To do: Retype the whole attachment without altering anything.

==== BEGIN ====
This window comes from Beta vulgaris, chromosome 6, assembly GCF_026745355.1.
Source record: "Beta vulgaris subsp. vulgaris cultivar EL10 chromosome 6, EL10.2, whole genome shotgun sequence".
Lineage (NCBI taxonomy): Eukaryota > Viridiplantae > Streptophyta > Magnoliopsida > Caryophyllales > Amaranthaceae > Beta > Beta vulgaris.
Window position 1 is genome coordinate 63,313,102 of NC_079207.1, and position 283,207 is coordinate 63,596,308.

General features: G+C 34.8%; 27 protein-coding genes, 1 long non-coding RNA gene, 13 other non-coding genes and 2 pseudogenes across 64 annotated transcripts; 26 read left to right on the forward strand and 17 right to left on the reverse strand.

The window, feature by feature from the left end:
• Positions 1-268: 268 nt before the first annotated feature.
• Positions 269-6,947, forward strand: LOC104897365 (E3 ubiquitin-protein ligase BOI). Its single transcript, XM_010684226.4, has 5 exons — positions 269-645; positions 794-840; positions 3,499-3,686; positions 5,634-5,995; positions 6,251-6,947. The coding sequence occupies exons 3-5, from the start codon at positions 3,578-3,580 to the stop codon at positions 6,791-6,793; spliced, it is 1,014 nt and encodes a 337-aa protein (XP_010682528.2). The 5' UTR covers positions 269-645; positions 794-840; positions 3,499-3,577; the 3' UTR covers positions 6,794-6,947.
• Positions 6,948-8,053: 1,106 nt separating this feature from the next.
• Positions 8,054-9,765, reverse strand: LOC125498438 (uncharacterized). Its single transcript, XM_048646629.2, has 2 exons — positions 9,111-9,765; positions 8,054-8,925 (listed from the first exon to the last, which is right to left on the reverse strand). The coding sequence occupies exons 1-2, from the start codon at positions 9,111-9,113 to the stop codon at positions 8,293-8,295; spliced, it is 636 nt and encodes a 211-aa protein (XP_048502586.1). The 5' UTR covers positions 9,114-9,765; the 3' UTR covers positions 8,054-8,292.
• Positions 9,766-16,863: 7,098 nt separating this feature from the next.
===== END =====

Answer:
This window comes from Beta vulgaris, chromosome 6, assembly GCF_026745355.1.
Source record: "Beta vulgaris subsp. vulgaris cultivar EL10 chromosome 6, EL10.2, whole genome shotgun sequence".
Lineage (NCBI taxonomy): Eukaryota > Viridiplantae > Streptophyta > Magnoliopsida > Caryophyllales > Amaranthaceae > Beta > Beta vulgaris.
Window position 1 is genome coordinate 63,313,102 of NC_079207.1, and position 283,207 is coordinate 63,596,308.

General features: G+C 34.8%; 27 protein-coding genes, 1 long non-coding RNA gene, 13 other non-coding genes and 2 pseudogenes across 64 annotated transcripts; 26 read left to right on the forward strand and 17 right to left on the reverse strand.

The window, feature by feature from the left end:
• Positions 1-268: 268 nt before the first annotated feature.
• Positions 269-6,947, forward strand: LOC104897365 (E3 ubiquitin-protein ligase BOI). Its single transcript, XM_010684226.4, has 5 exons — positions 269-645; positions 794-840; positions 3,499-3,686; positions 5,634-5,995; positions 6,251-6,947. The coding sequence occupies exons 3-5, from the start codon at positions 3,578-3,580 to the stop codon at positions 6,791-6,793; spliced, it is 1,014 nt and encodes a 337-aa protein (XP_010682528.2). The 5' UTR covers positions 269-645; positions 794-840; positions 3,499-3,577; the 3' UTR covers positions 6,794-6,947.
• Positions 6,948-8,053: 1,106 nt separating this feature from the next.
• Positions 8,054-9,765, reverse strand: LOC125498438 (uncharacterized). Its single transcript, XM_048646629.2, has 2 exons — positions 9,111-9,765; positions 8,054-8,925 (listed from the first exon to the last, which is right to left on the reverse strand). The coding sequence occupies exons 1-2, from the start codon at positions 9,111-9,113 to the stop codon at positions 8,293-8,295; spliced, it is 636 nt and encodes a 211-aa protein (XP_048502586.1). The 5' UTR covers positions 9,114-9,765; the 3' UTR covers positions 8,054-8,292.
• Positions 9,766-16,863: 7,098 nt separating this feature from the next.